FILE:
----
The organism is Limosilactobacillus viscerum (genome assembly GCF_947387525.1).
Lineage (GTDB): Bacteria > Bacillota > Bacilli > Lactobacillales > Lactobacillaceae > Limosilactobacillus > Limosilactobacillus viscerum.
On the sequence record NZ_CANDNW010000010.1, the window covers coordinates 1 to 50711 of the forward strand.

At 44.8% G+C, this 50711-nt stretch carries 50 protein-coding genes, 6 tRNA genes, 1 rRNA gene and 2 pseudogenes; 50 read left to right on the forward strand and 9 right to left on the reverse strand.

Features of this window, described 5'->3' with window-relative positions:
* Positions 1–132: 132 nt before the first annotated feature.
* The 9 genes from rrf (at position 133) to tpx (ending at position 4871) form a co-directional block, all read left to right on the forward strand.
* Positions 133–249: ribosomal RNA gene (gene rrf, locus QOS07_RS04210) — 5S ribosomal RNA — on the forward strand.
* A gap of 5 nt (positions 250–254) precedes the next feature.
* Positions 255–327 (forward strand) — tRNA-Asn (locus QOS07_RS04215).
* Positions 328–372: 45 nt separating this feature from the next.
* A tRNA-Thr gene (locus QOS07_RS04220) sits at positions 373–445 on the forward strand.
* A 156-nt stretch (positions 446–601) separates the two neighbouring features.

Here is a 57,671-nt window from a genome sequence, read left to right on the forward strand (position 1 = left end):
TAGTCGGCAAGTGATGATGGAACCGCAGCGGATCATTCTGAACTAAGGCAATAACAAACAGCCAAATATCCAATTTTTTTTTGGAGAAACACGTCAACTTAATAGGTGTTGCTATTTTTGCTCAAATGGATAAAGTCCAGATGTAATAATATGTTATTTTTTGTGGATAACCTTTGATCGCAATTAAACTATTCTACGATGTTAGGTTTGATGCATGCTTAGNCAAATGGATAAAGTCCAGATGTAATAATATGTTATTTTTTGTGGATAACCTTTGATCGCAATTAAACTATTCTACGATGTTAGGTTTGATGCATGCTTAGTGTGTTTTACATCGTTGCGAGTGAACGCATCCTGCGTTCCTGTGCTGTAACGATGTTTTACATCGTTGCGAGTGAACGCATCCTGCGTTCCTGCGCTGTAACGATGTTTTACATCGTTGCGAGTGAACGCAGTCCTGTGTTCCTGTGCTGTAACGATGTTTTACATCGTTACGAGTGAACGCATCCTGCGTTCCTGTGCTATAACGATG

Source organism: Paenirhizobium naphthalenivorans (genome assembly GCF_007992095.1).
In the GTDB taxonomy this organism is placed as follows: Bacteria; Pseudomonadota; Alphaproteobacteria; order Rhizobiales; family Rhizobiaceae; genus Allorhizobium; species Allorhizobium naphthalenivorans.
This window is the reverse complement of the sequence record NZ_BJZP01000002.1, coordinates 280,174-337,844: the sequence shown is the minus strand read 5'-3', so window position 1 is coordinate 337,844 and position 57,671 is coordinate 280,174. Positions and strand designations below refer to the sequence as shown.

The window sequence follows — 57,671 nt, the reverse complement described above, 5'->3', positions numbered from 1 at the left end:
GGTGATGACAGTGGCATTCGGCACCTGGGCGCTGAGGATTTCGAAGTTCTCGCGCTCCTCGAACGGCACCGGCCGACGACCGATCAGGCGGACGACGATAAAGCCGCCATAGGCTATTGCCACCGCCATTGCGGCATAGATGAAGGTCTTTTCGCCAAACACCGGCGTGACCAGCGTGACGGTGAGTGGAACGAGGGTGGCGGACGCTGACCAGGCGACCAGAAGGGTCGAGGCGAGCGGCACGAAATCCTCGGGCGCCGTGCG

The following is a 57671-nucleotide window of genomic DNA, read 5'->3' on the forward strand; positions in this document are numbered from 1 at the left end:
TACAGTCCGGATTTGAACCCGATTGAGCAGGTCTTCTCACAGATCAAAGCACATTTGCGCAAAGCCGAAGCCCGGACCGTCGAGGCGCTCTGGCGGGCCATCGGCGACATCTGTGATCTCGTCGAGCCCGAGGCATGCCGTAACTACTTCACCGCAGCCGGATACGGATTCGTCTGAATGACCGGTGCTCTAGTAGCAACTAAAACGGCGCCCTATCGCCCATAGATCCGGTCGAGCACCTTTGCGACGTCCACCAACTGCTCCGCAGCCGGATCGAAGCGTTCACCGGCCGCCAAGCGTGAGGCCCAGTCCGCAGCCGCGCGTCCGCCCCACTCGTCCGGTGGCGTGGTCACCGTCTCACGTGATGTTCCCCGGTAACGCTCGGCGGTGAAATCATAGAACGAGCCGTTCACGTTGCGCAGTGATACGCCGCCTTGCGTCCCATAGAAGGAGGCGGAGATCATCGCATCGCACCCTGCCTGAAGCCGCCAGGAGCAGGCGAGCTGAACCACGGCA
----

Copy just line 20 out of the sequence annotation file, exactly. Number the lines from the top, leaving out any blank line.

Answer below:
GGTGATGACAGTGGCATTCGGCACCTGGGCGCTGAGGATTTCGAAGTTCTCGCGCTCCTCGAACGGCACCGGCCGACGACCGATCAGGCGGACGACGATAAAGCCGCCATAGGCTATTGCCACCGCCATTGCGGCATAGATGAAGGTCTTTTCGCCAAACACCGGCGTGACCAGCGTGACGGTGAGTGGAACGAGGGTGGCGGACGCTGACCAGGCGACCAGAAGGGTCGAGGCGAGCGGCACGAAATCCTCGGGCGCCGTGCG